Posted on July 6, 2016
Story of the Day: Market Slides
As the Chilcot report on Iraq pushes Brexit off the front pages — more on this below — the pound as a key indicator of the market fell below $1.30 USD, its lowest point since 1985. Against the euro, it is trading at less than ﾀ1.17 which is its lowest exchange rate since 2013. The assertion by Governor Mark Carney, now the only voice of economic leadership in what remains a political vacuum, that the risks of Brexit have begun to crystallize, has driven home the longer term repercussions for markets worldwide. The FTSE 100 is down over 1.5 per cent and the FTSE 250, a more accurate reflection of the domestic market in the UK, is down over one per cent. Markets across European trading centres including Paris, Frankfurt, and Madrid fell sharply as trading opened and, by market close, were unable to bounce back. The Asian markets of Japan and South Korea were in similar territory. The longer the broader political uncertainty goes on, the longer the markets are likely to be volatile.
As the markets tumble, the US yield on the benchmark 10-year Treasury bonds fell to a record low, indicating a substantial increase in demand. As global yields on bonds are decreasing and with gold reaching a two-year high it is evident that weary investors everywhere are pouring their money into safe investments.
Yesterday’s leadership poll was predictably dominated by Theresa May with Andrea Leadsom and Michael Gove finishing in second and third place respectively. Liam Fox was defeated and next runner-up, Dr Stephen Crabb, has withdrawn and both have endorsed Theresa May. Leadsom and Gove, who both voted Leave, have emphasized the need for the next Prime Minister to be a Brexiter, while Theresa May argues that it is time to unite the opposing camps and move forward.
Interestingly, now that the contest has narrowed from five to three, Gove’s popularity appears to be on the rise. This is leading to rumours of an anti-Leadsom movement within caucus and the expectation of a Gove versus May leadership contest to be decided by members of the Conservative Party.
Despite and perhaps because of the internal leadership battle that continues to rage within the Labour Party, Labour’s membership has grown by 100,000 in the 13 days since the referendum. It is thought that this new faction has joined the Jeremy Corbyn camp, solidifying his claim that, while Labour MPs may try to oust him as Leader, he maintains the critical support of trade unions and grassroots members. It should not be forgotten that last September Corbyn won a landslide victory, obtaining 59.5 per cent of Labour supporters’ votes, while his next closest competitor managed only 19 per cent.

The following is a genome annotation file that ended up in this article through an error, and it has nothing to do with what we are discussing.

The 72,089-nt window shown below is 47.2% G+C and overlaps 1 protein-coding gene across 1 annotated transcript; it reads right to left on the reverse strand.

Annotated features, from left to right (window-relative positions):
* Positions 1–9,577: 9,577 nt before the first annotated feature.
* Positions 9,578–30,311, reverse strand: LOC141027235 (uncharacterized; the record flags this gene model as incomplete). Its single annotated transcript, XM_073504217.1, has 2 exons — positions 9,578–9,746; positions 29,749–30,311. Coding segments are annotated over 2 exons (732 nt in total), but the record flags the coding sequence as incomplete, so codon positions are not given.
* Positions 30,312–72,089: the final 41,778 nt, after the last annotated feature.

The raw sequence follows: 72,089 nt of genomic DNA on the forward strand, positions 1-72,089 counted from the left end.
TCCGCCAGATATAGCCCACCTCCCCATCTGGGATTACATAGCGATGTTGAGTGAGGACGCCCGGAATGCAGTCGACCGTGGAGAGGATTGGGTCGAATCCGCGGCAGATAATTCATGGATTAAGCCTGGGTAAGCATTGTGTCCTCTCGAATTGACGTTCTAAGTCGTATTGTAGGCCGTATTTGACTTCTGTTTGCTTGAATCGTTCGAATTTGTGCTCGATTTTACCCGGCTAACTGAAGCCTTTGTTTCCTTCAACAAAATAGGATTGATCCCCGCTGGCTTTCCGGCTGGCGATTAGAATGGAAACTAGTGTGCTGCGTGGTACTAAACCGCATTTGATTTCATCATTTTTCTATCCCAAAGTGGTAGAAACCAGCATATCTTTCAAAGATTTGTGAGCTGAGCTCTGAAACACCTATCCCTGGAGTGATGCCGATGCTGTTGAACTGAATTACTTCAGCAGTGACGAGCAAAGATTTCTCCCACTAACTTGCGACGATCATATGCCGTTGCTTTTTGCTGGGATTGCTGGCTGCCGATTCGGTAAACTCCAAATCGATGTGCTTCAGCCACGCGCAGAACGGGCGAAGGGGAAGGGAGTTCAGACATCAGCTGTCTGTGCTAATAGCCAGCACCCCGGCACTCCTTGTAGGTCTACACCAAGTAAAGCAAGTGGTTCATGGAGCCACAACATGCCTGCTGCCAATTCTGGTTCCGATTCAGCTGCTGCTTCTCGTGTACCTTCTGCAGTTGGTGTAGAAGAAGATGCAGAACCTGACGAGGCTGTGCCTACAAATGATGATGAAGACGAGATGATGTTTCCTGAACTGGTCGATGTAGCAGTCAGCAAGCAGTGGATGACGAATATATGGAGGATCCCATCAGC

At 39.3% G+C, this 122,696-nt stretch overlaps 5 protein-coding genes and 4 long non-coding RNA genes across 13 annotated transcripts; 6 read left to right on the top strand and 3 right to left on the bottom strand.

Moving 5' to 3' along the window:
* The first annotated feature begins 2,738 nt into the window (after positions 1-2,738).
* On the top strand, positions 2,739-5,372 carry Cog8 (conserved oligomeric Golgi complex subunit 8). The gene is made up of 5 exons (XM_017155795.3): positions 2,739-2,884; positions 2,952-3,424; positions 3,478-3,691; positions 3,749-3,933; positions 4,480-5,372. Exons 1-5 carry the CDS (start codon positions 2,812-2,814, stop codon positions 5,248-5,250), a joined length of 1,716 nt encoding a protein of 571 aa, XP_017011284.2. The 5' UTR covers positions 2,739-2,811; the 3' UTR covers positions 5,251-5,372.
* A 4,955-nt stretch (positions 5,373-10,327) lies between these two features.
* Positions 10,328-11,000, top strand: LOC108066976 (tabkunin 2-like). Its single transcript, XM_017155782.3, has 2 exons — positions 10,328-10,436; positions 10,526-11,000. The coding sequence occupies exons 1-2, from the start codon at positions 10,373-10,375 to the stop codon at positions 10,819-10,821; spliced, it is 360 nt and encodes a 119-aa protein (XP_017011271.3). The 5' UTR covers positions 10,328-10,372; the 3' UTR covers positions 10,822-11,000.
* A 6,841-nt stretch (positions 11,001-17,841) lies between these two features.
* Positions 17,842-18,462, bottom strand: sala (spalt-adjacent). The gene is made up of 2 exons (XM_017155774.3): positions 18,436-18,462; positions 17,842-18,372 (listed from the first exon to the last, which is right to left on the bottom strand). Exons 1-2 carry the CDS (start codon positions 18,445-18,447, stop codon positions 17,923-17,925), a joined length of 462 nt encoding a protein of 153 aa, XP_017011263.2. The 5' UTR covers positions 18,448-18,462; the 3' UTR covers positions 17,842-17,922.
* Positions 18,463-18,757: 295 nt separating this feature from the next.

It is evident that formally opposing Corbyn in a party election should now be the last resort as it will be difficult to sway grassroots voters to vote for anyone but Corbyn. Alternative prospects, however, are not unravelling favourably for Deputy Leader Tom Watson and the agitated Labour Parliamentary Party. If a leadership election is initiated and Corbyn is re-elected, we may well see a split in the Labour Party itself.
Nearly seven years and over ﾣ10 million later, the Chilcot report has largely reiterated what we already knew about the Iraq War. The report concluded that military intervention in Iraq was not a last resort, and that the perceived security threat of Iraq building weapons of mass destruction (WMDs) was not justifiable. It also asserts that not only was Saddam Hussein not an imminent threat to the UK, but that planning for a post-Saddam Iraq was wholly inadequate at best and non-existent at worst.
This is really the story of the day and will have given a resolute Tony Blair an opportunity to again state his case and for Jeremy Corbyn to again criticize the former PM and the Labour Government he led. Last year, as Corbyn readied to campaign for his current position atop the Labour Party, he referred to the conflict as an ‘illegal war’ and indicated that British leadership, notably Blair, should stand trial for war crimes. It remains to be seen whether he will again call for Blair’s head.
For his part, an emotional and worn out Tony Blair faced the media in an uninterrupted marathon. He knew this was coming and continues to defend what he believes is defensible, i.e. the need to go to war with Iraq, and to express how he has felt over the years since he took the decision. He refused to apologize for his decision, leaving the door open for Corbyn to apologize on behalf of Labour in Parliament – which Corbyn did without triumphalism.
Former Prime Minister Blair’s decision was, in our view, one of the seeds of how the UK arrived at Brexit. The Iraq war was an early example of the developing gulf between the UK public and the elite establishment in Parliament. This, when coupled with other issues including Tory scandal, Labour spin, the handling of the 2008 financial crash, the UK parliamentary expenses affair, and of course, how both the Leave and Remain blocs ran their campaigns, may help to clarify why public trust in politicians is, at best, waning.
Seven Must-Read Articles
- Why I fear the Tories are becoming the sleazy party again (Daily Mail)
- Shares slide as Brexit fears take hold (BBC News)
- Labour officials try to work out who owns party assets as split looms over Corbyn (The Independent)
- Chilcot exposes how Blair kept ministers and generals in the dark (The Guardian)
- Labour officials try to work out who owns party assets as split looms over Corbyn(The Independent)
- Chilcot report released — as it happened: Blair refuses to say sorry for going to war(The Independent)
- What is Article 50? The only explanation you need to read (The Telegraph)
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